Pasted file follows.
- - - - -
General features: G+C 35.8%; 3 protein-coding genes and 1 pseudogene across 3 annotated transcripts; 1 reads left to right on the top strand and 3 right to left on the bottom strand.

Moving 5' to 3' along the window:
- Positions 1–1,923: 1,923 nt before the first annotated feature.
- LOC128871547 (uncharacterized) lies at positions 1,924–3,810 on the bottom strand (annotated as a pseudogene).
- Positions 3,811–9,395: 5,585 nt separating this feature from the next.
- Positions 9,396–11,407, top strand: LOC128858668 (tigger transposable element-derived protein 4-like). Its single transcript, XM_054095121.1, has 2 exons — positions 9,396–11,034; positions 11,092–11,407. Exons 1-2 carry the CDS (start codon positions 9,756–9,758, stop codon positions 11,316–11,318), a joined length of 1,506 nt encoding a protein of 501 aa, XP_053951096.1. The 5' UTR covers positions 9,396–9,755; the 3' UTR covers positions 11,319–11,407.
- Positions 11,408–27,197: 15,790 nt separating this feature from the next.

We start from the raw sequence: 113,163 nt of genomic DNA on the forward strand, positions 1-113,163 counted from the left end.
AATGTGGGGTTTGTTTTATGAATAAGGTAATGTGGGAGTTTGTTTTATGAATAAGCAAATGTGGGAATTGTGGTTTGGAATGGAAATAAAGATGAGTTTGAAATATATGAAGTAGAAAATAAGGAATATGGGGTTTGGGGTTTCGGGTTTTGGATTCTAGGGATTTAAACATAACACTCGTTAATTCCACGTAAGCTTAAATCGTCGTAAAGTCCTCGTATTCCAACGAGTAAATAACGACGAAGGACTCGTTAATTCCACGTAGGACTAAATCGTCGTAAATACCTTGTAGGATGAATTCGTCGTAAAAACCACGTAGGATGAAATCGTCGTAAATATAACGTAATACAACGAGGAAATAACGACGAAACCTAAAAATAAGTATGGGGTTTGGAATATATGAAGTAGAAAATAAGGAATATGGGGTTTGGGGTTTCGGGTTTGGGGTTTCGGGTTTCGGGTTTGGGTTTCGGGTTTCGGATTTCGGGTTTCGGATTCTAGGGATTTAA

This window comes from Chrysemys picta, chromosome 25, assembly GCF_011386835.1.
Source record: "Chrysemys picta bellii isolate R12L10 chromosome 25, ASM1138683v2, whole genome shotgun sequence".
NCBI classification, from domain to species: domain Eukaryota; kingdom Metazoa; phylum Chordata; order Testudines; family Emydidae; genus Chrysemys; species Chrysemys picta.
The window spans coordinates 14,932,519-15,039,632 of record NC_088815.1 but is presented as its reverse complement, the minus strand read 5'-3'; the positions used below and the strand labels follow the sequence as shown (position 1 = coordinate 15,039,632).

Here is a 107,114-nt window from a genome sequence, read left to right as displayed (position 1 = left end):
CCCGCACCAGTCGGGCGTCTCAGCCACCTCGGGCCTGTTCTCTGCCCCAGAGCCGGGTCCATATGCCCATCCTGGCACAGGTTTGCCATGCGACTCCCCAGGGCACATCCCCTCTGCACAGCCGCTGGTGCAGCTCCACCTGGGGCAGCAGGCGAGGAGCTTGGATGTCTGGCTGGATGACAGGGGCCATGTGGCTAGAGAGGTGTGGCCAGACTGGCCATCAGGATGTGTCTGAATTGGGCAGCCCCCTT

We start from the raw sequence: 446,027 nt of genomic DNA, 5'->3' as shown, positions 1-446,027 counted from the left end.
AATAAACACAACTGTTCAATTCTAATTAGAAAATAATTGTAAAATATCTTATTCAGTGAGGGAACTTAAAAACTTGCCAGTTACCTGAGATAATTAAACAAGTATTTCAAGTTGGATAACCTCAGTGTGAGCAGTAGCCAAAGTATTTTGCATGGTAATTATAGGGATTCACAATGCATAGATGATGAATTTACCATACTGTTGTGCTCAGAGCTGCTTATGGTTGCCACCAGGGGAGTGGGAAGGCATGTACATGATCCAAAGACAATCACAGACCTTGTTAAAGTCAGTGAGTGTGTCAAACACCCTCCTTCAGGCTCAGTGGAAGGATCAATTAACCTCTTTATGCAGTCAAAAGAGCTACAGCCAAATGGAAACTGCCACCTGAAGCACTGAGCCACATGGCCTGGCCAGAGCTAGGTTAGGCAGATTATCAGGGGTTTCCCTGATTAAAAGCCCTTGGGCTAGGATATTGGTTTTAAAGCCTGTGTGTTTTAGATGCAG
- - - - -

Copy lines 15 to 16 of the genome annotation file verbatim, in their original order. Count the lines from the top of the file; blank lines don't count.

CCCGCACCAGTCGGGCGTCTCAGCCACCTCGGGCCTGTTCTCTGCCCCAGAGCCGGGTCCATATGCCCATCCTGGCACAGGTTTGCCATGCGACTCCCCAGGGCACATCCCCTCTGCACAGCCGCTGGTGCAGCTCCACCTGGGGCAGCAGGCGAGGAGCTTGGATGTCTGGCTGGATGACAGGGGCCATGTGGCTAGAGAGGTGTGGCCAGACTGGCCATCAGGATGTGTCTGAATTGGGCAGCCCCCTT

We start from the raw sequence: 446,027 nt of genomic DNA, 5'->3' as shown, positions 1-446,027 counted from the left end.